[Mh] MeSH terms primary: Interleukin-12/biosynthesis
NF-kappa B/metabolism
Tristetraprolin/genetics
Tristetraprolin/metabolism
[Mh] MeSH terms secundary: Active Transport, Cell Nucleus
Animals
Cell Differentiation/genetics
Cell Differentiation/immunology
Cell Line
Cell Nucleus/metabolism
Gene Expression Regulation
Humans
Interleukin-12/genetics
Male
Mice
Mice, Knockout
RNA, Messenger/genetics
Shock, Septic/genetics
Shock, Septic/immunology
Shock, Septic/metabolism
Th1 Cells/cytology
Th1 Cells/immunology
Th1 Cells/metabolism
Transcription, Genetic
Tristetraprolin/deficiency
[Pt] Publication type:JOURNAL ARTICLE; RESEARCH SUPPORT, N.I.H., EXTRAMURAL
[Nm] Name of substance:0 (NF-kappa B); 0 (RNA, Messenger); 0 (Tristetraprolin); 187348-17-0 (Interleukin-12)
[Em] Entry month:1311
[Cu] Class update date: 141009
[Lr] Last revision date:141009
[Js] Journal subset:AIM; IM
[Da] Date of entry for processing:130923
[St] Status:MEDLINE
[do] DOI:10.4049/jimmunol.1300126

  7 / 12967 MEDLINE  
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[PMID]: 25289722
[Au] Autor:Ishida W; Fukuda K; Harada Y; Yagita H; Fukushima A
[Ad] Address:*Department of Ophthalmology, Kochi Medical School, Kochi, Japan; and †Department of Immunology, Juntendo University School of Medicine, Tokyo, Japan.
[Ti] Title:Oral immunotherapy for allergic conjunctivitis.
[So] Source:Cornea;33 Suppl 11:S32-6, 2014 Nov.
[Is] ISSN:1536-4798
[Cp] Country of publication:United States
[La] Language:eng
[Ab] Abstract:: Antigen-specific immunotherapy is expected to be a desirable treatment for allergic diseases. Currently, antigen-specific immunotherapy is performed by administering disease-causing antigens subcutaneously or sublingually. These approaches induce long-term remission in patients with allergic rhinitis or asthma. The oral route is an alternative to subcutaneous and sublingual routes, and can also induce long-term remission, a phenomenon known as "oral tolerance." The effectiveness of oral tolerance has been reported in the context of autoimmune diseases, food allergies, asthma, atopic dermatitis, and allergic rhinitis in both human patients and animal models. However, few studies have examined its efficacy in animal models of allergic conjunctivitis. Previously, we showed that ovalbumin feeding suppressed ovalbumin-induced experimental allergic conjunctivitis, indicating the induction of oral tolerance is effective in treating experimental allergic conjunctivitis. In recent years, transgenic rice has been developed that can induce oral tolerance and reduce the severity of anaphylaxis. The major Japanese cedar pollen antigens in transgenic rice, Cryptomeria japonica 1 and C. japonica 2, were deconstructed by molecular shuffling, fragmentation, and changes in the oligomeric structure. Thus, transgenic rice may be an effective treatment for allergic conjunctivitis.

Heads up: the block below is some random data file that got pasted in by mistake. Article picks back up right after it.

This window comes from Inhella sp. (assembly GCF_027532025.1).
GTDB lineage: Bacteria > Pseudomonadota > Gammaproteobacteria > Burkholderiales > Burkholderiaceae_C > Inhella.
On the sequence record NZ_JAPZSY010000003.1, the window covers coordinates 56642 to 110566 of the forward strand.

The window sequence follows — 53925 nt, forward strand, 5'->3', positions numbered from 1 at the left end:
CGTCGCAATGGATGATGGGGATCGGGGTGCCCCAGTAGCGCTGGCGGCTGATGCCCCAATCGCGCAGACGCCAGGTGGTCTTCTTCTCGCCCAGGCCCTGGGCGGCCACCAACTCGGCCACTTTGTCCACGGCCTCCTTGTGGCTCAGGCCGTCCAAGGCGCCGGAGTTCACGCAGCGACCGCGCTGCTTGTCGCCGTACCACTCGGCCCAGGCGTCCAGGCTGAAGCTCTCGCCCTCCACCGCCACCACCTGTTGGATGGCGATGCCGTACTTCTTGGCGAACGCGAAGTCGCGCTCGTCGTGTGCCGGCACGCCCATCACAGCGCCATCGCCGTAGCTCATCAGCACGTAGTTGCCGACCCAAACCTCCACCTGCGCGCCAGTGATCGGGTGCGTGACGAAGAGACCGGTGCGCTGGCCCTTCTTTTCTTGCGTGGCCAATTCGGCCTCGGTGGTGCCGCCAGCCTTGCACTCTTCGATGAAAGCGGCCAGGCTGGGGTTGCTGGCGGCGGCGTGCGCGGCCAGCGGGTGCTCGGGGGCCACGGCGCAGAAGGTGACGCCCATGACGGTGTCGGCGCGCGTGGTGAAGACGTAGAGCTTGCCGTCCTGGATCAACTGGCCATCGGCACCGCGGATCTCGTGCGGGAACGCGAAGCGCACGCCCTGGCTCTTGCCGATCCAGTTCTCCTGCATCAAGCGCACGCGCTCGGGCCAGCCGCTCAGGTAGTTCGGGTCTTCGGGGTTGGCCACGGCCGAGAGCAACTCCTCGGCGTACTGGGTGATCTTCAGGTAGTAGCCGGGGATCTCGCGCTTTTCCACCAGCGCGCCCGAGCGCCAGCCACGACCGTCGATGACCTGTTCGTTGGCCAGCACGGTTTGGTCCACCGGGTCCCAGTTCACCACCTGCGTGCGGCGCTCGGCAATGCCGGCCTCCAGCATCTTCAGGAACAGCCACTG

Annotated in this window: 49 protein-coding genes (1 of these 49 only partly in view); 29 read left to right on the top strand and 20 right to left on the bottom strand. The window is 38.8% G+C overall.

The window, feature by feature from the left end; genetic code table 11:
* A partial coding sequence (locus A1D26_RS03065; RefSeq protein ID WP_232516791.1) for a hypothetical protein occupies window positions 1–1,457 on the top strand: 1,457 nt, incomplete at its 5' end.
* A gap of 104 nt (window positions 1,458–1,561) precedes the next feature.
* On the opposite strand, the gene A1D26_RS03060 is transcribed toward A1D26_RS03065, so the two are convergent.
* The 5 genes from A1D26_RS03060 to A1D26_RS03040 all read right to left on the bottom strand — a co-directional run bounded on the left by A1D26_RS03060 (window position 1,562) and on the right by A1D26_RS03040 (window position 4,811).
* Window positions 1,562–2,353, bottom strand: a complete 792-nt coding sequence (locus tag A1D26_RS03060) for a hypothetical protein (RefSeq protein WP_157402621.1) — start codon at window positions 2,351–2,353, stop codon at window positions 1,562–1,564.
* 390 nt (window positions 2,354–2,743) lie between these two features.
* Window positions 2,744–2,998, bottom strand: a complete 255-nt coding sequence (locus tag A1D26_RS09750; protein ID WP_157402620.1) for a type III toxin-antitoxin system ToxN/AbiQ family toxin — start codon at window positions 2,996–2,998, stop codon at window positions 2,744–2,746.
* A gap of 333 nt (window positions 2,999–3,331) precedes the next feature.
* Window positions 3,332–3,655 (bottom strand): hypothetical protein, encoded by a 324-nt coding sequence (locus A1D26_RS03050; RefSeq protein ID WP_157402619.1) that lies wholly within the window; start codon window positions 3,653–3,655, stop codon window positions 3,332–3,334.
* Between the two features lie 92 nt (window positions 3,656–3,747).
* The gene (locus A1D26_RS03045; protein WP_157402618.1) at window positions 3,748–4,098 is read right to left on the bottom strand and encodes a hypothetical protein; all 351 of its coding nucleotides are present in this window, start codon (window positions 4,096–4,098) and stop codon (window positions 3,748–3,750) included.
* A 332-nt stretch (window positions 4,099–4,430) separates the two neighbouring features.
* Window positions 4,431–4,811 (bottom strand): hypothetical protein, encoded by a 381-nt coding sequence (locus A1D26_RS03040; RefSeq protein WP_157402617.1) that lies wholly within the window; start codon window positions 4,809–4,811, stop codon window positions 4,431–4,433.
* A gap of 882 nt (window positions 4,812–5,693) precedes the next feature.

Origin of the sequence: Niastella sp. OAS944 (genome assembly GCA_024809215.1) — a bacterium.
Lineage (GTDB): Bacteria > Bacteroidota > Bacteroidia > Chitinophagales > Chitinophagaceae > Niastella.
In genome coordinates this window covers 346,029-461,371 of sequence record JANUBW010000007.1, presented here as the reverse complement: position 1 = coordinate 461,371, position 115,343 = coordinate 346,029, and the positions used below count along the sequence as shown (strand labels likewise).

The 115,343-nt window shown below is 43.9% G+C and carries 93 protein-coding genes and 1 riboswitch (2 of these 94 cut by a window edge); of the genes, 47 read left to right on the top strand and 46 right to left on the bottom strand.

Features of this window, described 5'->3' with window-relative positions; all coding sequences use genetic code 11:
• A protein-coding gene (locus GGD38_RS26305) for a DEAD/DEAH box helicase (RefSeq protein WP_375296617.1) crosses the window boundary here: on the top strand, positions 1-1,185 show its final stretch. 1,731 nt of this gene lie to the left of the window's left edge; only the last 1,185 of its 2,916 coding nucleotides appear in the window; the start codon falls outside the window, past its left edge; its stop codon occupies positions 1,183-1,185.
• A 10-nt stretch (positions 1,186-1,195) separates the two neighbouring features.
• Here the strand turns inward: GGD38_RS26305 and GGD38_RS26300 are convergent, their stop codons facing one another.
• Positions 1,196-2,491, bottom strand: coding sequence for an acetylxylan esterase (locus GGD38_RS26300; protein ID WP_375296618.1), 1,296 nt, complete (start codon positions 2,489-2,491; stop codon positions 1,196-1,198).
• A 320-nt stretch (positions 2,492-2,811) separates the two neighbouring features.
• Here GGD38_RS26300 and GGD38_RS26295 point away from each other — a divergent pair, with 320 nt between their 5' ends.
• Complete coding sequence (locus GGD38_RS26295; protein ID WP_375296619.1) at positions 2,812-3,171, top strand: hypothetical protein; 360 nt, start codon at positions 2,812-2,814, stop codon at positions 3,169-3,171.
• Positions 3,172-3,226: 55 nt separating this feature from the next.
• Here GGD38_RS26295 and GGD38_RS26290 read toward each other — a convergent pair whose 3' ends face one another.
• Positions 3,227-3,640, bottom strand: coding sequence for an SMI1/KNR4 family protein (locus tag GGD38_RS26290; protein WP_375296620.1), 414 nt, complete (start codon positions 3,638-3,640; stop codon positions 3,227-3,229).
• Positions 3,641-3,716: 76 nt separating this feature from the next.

[Pt] Publication type:JOURNAL ARTICLE
[Em] Entry month:1410
[Js] Journal subset:IM
[St] Status:In-Data-Review
[do] DOI:10.1097/ICO.0000000000000241

  8 / 12967 MEDLINE  
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[PMID]: 25240805
[Au] Autor:Ondas O; Keles S
[Ad] Address:Department of Ophthalmology, Erbaa Government Hospital, Tokat, Turkey.
[Ti] Title:Central corneal thickness in patients with atopic keratoconjunctivitis.
[So] Source:Med Sci Monit;20:1687-90, 2014.
[Is] ISSN:1643-3750
[Cp] Country of publication:United States
[La] Language:eng
[Ab] Abstract:BACKGROUND: The aim of this study was to evaluate central corneal thickness in patients with atopic keratoconjunctivitis. MATERIAL AND METHODS: The study was conducted in the Atatürk University School of Medicine between April 2011 and June 2013. The study group included 60 eyes of 30 patients with atopic keratoconjunctivitis. Sixty eyes of 30 healthy individuals without any ophthalmic or systemic pathology were used as a control group. The central corneal thickness was measured with ultrasonic pachymetry. RESULTS: In each group, all subjects included in the study had a best corrected visual acuity (BCVA) of 20/25 or better. In the study group past medical histories revealed eczema in 19 patients, asthma in 16, and atopic dermatitis in 15. During clinical examination cicatricial conjunctivitis was noted in 5 patients, giant papillae in 4, symblepharon in 2, and entropion in 2. The mean central corneal thickness was 523.45±18.03 µm in the study group (mean age: 37.05±5.7 years) and 540.30±38.91 µm in the control group (mean age: 36.55±7.1 years), and the difference was statistically significant (p<0.001). CONCLUSIONS: Evaluation of corneal thickness is important in situations such as corneal refractive surgery and contact lens use, and is an essential parameter in a wide range of ocular disorders, including glaucoma and keratoconus. Therefore, ophthalmologists should be aware of the low central corneal thickness in patients with atopic keratoconjunctivitis.